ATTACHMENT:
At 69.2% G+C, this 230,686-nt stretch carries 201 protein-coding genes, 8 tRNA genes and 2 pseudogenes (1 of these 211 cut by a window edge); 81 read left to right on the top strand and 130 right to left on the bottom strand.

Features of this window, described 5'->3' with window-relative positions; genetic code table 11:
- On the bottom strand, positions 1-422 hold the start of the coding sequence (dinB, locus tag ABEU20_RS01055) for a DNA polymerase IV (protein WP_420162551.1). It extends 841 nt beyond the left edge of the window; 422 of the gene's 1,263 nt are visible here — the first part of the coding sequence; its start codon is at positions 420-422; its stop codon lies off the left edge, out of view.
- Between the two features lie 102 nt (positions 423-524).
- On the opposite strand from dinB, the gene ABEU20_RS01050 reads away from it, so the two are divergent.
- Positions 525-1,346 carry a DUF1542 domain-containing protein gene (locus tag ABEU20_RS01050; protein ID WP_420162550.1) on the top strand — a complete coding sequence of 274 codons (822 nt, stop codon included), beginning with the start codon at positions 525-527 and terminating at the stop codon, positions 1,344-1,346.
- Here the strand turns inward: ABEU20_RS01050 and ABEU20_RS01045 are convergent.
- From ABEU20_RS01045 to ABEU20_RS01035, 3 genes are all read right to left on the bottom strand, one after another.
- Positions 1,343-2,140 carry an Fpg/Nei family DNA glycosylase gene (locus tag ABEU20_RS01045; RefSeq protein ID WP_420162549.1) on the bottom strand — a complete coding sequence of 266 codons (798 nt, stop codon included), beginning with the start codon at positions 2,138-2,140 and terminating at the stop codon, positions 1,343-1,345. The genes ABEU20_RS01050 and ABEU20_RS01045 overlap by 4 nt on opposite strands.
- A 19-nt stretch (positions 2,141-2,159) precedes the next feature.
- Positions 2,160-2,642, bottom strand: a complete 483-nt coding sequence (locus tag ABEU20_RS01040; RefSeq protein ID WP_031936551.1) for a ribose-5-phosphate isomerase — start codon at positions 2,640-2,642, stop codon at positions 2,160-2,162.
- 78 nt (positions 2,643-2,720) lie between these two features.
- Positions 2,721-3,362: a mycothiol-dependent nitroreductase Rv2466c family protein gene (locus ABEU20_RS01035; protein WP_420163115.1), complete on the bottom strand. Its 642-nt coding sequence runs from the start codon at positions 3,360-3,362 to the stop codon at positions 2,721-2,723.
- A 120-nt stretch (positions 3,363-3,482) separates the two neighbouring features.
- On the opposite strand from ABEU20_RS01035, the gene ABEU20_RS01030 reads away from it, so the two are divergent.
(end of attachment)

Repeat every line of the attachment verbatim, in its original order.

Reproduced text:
At 69.2% G+C, this 230,686-nt stretch carries 201 protein-coding genes, 8 tRNA genes and 2 pseudogenes (1 of these 211 cut by a window edge); 81 read left to right on the top strand and 130 right to left on the bottom strand.

Features of this window, described 5'->3' with window-relative positions; genetic code table 11:
- On the bottom strand, positions 1-422 hold the start of the coding sequence (dinB, locus tag ABEU20_RS01055) for a DNA polymerase IV (protein WP_420162551.1). It extends 841 nt beyond the left edge of the window; 422 of the gene's 1,263 nt are visible here — the first part of the coding sequence; its start codon is at positions 420-422; its stop codon lies off the left edge, out of view.
- Between the two features lie 102 nt (positions 423-524).
- On the opposite strand from dinB, the gene ABEU20_RS01050 reads away from it, so the two are divergent.
- Positions 525-1,346 carry a DUF1542 domain-containing protein gene (locus tag ABEU20_RS01050; protein ID WP_420162550.1) on the top strand — a complete coding sequence of 274 codons (822 nt, stop codon included), beginning with the start codon at positions 525-527 and terminating at the stop codon, positions 1,344-1,346.
- Here the strand turns inward: ABEU20_RS01050 and ABEU20_RS01045 are convergent.
- From ABEU20_RS01045 to ABEU20_RS01035, 3 genes are all read right to left on the bottom strand, one after another.
- Positions 1,343-2,140 carry an Fpg/Nei family DNA glycosylase gene (locus tag ABEU20_RS01045; RefSeq protein ID WP_420162549.1) on the bottom strand — a complete coding sequence of 266 codons (798 nt, stop codon included), beginning with the start codon at positions 2,138-2,140 and terminating at the stop codon, positions 1,343-1,345. The genes ABEU20_RS01050 and ABEU20_RS01045 overlap by 4 nt on opposite strands.
- A 19-nt stretch (positions 2,141-2,159) precedes the next feature.
- Positions 2,160-2,642, bottom strand: a complete 483-nt coding sequence (locus tag ABEU20_RS01040; RefSeq protein ID WP_031936551.1) for a ribose-5-phosphate isomerase — start codon at positions 2,640-2,642, stop codon at positions 2,160-2,162.
- 78 nt (positions 2,643-2,720) lie between these two features.
- Positions 2,721-3,362: a mycothiol-dependent nitroreductase Rv2466c family protein gene (locus ABEU20_RS01035; protein WP_420163115.1), complete on the bottom strand. Its 642-nt coding sequence runs from the start codon at positions 3,360-3,362 to the stop codon at positions 2,721-2,723.
- A 120-nt stretch (positions 3,363-3,482) separates the two neighbouring features.
- On the opposite strand from ABEU20_RS01035, the gene ABEU20_RS01030 reads away from it, so the two are divergent.